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I agree - the Accord was a bit of a problem child. But I have news...

Mechanic called me today. I lucked out - no engine damage at all, valves were not bent. He put a new timing belt on there and the car started right up and ran fine. He said it wasn't misfiring or even idling rough. He also replaced the power steering and alternator belts, free of charge. So for a little while, I can still drive the Accord while I save up for another car.
You're wise to take it as a temporary win.

I really enjoyed seeing an old (80's) Honda wagon on the highway the other day. I saw it's for sale sign and listened to the engine carefully. I figured half of it's cylinders were down on compression. Even Honda in it's hey day eventually gives up the ghost.
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Hey. Still having transportation for now is good. Maybe this thread effected me, but that old Honda was BEAUTIFUL. lol

Gold, not to bad on the body. Interior looked clean and good for a quick drive by like it was really kept up with. Better than I ever treat a car's interior.
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Nice you lucked out.

Maybe the new timing belt will help improve everything else? whos knows

I thought the 80's accord were very nice. Classic design. Everything 80's looked better than nowadays, but then again every 80s now are death traps lol.
Yeah, maybe it'll help it run better. If that timing belt was worn enough to be causing problems but still some how let it keep running, then yeah, everything should be in time and that theoretically would help. Hey, in the least, sometimes when belts get old they make the cams "catch up" from too much slack and "get behind" on slow down, all of which would make it run worse.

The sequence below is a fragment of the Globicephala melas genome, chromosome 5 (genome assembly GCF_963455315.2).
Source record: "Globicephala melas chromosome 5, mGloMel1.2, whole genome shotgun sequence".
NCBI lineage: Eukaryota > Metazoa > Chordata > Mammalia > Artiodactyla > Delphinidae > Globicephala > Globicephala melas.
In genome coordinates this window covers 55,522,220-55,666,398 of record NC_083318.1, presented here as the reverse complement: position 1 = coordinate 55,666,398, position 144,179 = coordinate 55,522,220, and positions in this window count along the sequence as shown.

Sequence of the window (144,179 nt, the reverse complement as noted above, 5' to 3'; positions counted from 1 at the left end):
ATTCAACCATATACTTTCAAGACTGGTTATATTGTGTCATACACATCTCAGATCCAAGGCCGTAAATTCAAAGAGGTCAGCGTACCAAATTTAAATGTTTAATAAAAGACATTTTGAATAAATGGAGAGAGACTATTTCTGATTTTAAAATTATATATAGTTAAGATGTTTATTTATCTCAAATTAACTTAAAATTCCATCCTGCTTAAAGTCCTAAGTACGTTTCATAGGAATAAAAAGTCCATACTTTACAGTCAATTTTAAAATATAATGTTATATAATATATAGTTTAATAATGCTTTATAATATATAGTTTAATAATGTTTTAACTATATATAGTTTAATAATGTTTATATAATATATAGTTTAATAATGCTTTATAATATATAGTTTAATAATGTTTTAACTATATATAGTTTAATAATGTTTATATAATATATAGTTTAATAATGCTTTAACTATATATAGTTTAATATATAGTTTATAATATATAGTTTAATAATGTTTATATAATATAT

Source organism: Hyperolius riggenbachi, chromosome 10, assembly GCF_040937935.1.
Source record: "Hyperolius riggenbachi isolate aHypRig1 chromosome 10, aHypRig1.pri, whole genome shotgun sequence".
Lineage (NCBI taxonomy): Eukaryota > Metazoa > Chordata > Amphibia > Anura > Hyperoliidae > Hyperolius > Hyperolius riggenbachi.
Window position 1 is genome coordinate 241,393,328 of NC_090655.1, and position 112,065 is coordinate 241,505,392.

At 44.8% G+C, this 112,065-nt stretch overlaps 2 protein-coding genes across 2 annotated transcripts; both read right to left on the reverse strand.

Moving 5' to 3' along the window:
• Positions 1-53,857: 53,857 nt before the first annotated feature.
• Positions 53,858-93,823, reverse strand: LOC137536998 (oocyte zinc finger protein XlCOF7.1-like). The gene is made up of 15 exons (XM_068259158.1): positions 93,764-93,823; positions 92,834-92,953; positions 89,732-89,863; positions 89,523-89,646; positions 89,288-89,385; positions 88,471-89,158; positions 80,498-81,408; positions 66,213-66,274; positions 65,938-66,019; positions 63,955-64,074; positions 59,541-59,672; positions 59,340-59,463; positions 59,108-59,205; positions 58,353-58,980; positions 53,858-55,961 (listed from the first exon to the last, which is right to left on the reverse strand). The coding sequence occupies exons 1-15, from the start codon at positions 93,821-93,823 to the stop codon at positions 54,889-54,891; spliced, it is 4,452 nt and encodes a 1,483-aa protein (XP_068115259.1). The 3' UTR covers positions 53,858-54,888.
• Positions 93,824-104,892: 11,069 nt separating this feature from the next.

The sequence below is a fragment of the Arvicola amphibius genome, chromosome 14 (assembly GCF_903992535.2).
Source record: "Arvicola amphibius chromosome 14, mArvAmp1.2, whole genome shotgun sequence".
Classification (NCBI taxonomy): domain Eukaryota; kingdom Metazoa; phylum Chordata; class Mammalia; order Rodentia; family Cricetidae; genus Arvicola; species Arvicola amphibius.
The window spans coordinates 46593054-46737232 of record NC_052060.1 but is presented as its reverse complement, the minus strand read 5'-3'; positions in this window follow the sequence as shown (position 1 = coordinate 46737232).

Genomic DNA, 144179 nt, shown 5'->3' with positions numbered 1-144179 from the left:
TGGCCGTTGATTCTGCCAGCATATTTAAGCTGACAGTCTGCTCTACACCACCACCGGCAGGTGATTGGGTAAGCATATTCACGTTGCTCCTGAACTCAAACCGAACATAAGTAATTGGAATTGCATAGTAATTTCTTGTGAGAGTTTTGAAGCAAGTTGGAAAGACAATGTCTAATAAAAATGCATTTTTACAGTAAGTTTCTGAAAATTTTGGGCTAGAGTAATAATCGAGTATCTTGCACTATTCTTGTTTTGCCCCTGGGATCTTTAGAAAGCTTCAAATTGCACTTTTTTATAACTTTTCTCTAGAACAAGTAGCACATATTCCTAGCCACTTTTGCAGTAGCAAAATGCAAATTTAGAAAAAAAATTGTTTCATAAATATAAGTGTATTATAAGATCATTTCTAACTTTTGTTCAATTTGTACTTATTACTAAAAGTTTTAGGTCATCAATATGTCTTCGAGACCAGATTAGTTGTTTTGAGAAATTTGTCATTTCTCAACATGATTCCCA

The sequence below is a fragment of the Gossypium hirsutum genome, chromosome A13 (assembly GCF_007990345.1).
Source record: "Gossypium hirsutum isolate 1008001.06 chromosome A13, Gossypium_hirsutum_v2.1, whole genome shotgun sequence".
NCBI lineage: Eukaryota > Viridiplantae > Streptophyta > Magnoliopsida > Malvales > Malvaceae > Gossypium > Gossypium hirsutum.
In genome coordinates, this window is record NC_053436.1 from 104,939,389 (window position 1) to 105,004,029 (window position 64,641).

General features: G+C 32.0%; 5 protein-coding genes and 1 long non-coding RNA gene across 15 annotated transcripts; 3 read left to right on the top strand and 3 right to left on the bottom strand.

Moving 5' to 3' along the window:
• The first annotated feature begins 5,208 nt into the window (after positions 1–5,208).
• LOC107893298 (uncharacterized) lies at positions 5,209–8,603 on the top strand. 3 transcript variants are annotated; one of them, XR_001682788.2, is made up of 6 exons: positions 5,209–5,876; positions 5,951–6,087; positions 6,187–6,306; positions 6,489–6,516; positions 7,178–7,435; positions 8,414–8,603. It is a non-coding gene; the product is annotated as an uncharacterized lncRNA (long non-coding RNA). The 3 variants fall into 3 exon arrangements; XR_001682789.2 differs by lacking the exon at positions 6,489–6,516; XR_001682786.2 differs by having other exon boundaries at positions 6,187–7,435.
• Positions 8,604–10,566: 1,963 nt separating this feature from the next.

As far as 80's go. I think I'm nostalgic to like their look. They're really much more simple and less refined looking cars for the most part. It's like the past has a way of looking cute when it was so ordinary at the time.
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Nice car mate

Sent from my LG-H340 using Tapatalk
Agreed. That car is beautiful. The underhood looks exactly like a 95 Toyota pickup of some sort that I tried to work on.
Looks like it was recently vacuumed or shampooed too. :) You can see the lines.
Dry rot on tires is an age thing overall - doesn't matter the miles or whether it sits or gets driven. It also usually takes 5+ years to happen.

My poor mother's car's tires always went on frequent short trips. The tires would dry rot with plenty of tread. Honestly, kind of a painful waste...but better than having to replace them too often from too many miles?

This one especially seems like a blast from the past. :)

Wow, are these old Cressida's really that valuable?
The persistent misfire issue is back - although it only seems to happen when it's cool outside. It just means excessive vibration when I'm stopped at a red light. The RPM is way down to only 400 when that happens, so maybe I just need to bump up the idle speed on the carb.

The car is still running well even when cold outside (we've been having our coolest nights since April recently). I've driven it home from work every one of the last few nights and it hasn't acted up at all.
My truck ran smoother in the cold for a long time. It was a pretty slight miss, below the misfire scale that'd set off a code or even a more sensitive counter.

I bought a infrared thermometer. I hadn't bothered to take it out of my truck. My truck was getting hard to start. It was the only tool I had to see what was up. So I checked the temperature on the spark plug wires and one of them was 30-40 degrees F hotter!

What's crazier, is that when I ohm it, it checks out good. Ohms tests can lie when there is any path for the electricity, like say a strand of wire out of a bunch of wires, but it won't be able to carry the accompanying amperage - and the wire will heat up.